1. "Sideways": The two big complaints I've heard about my favorite movie of the year are that (A) it has no compelling message, and (B)literate, critical-minded types ought to view with suspicion their attraction to a movie whose protagonist is a literate, critical-minded type, even if he does steal money from his mother and try to swig the contents of a vinyard's spit bowl. It remains the most pleasurable experience of 2004 for me, and with pleasure so thin on the ground these days, I regard it as almost churlish to work so hard looking for reasons to downgrade it. Honorable mentions: "Eternal Sunshine of the Spotless Mind", "The Incredibles", "Bright Young Things", "Tarnation", "Festival Express".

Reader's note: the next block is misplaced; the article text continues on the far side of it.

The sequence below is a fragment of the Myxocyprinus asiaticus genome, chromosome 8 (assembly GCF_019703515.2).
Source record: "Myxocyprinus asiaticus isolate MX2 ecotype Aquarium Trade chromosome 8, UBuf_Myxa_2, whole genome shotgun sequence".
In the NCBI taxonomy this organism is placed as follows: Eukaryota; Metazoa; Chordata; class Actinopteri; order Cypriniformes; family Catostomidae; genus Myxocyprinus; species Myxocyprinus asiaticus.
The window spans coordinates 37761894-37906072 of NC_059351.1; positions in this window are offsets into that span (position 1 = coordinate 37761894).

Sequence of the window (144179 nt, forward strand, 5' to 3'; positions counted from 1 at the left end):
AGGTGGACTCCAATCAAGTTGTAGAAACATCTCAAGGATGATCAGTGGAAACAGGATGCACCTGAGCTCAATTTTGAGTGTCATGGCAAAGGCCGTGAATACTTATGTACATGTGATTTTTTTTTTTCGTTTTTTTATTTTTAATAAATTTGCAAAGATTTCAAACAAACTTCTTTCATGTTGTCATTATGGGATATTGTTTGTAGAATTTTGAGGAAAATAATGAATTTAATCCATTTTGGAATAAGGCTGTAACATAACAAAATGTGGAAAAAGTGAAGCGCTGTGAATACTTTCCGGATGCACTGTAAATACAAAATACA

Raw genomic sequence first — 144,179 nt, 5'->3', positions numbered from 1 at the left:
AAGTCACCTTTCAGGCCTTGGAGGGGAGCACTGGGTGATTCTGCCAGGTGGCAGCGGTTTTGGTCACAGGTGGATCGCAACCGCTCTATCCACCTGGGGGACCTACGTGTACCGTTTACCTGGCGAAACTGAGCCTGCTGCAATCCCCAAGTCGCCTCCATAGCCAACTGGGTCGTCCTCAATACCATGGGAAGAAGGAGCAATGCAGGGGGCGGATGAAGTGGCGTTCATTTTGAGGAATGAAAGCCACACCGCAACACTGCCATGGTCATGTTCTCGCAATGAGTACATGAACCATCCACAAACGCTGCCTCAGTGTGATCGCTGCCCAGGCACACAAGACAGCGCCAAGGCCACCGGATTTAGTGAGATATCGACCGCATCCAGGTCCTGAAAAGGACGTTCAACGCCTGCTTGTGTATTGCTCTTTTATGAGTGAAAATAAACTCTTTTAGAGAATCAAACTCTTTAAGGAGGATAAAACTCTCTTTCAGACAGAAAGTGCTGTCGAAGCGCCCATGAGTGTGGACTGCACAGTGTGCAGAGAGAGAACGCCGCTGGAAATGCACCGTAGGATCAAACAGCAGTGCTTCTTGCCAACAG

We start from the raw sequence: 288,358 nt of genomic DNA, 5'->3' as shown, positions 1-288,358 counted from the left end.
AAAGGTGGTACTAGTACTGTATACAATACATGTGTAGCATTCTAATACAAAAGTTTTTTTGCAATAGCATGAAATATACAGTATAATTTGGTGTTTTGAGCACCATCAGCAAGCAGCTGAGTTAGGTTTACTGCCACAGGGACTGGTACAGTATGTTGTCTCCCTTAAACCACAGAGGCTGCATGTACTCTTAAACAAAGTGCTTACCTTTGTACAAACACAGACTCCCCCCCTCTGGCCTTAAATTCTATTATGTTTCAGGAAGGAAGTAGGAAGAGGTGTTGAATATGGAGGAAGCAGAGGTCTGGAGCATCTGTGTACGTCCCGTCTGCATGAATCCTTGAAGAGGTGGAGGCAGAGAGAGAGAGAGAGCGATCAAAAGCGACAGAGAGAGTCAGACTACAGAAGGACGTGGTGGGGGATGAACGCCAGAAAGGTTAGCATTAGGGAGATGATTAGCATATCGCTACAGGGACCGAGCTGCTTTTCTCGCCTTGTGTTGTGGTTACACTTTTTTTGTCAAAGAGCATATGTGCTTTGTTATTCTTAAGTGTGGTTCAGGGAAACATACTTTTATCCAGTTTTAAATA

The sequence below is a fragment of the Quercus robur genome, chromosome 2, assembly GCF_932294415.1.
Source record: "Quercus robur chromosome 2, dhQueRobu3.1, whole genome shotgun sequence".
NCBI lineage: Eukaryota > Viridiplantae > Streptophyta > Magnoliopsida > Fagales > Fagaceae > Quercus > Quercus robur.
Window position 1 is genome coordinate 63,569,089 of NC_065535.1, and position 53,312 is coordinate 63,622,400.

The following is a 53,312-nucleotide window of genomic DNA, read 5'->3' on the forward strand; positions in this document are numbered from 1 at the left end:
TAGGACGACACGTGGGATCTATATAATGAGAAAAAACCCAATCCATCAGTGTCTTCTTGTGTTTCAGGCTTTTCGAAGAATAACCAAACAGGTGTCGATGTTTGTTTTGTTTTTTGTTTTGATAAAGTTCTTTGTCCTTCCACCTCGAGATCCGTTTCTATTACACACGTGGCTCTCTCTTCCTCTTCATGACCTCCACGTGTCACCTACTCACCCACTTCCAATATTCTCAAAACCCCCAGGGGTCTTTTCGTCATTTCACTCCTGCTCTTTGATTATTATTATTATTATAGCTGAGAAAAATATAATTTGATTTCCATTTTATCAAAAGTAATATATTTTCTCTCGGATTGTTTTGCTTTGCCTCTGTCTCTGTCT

2. Jon Stewart on "Crossfire": I assume that Michael Moore and his hardcore fans must really despise Jon Stewart, since Stewart has yet to step in front of a camera without giving them cause to question their argument that there's simply no way to speak truth to power in a funny way without coming across as a boorish, self--promoting jackass. In an election year when a lot of left-leaning artists tried to make a difference by out-assholing the right wing commentariat, it was Stewart who provided the Joseph Welch moment by going on cable news' pioneering shriek-fest and urging its hosts, in the politely stricken tone of someone negotiating with naughty children, to please "stop hurting America." The nationwide outpouring of gratitude for this expression of sanity, coupled with the subsequent recoil from "Crossfire" host Tucker Carlson when he tried to sell the idea that Stewart's interest in common decency was soooo uncool, was the most blissfully reassuring evidence this year that most of the country is still, at some level, human. Carlson can, and probably will, spend the rest of his life honing his skills by insisting that the subsequent cancellation of his show was just one of those fluky things. Honorable mention: Eminem's animated video for "Mosh", which seems to have won him some new fans, not that anyone who was still on the fence about this guy isn't probably undeserving of him.